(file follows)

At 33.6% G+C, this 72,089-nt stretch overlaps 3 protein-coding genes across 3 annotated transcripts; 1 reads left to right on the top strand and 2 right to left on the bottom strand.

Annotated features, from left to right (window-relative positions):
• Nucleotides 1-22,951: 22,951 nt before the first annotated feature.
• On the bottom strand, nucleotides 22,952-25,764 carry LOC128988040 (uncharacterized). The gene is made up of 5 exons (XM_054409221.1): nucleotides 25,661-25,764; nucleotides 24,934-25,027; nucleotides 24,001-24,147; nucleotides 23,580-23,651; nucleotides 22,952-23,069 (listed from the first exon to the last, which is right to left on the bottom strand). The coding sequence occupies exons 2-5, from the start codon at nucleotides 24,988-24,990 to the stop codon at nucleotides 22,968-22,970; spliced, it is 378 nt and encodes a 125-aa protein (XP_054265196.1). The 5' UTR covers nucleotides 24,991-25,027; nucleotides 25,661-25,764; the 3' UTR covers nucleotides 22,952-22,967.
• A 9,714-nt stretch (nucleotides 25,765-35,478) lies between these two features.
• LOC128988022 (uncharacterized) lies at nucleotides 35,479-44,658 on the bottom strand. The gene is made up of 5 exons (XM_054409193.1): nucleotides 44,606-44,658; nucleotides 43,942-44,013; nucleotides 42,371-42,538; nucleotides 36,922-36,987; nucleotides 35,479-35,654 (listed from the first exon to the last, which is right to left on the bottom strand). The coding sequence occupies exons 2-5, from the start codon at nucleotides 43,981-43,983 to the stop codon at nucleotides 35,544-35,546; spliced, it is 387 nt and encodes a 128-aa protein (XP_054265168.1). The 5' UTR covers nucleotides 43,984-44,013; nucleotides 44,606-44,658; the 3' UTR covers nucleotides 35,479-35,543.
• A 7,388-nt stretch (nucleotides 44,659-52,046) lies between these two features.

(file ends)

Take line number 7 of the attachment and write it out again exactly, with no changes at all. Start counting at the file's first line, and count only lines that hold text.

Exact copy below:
• A 7,388-nt stretch (nucleotides 44,659-52,046) lies between these two features.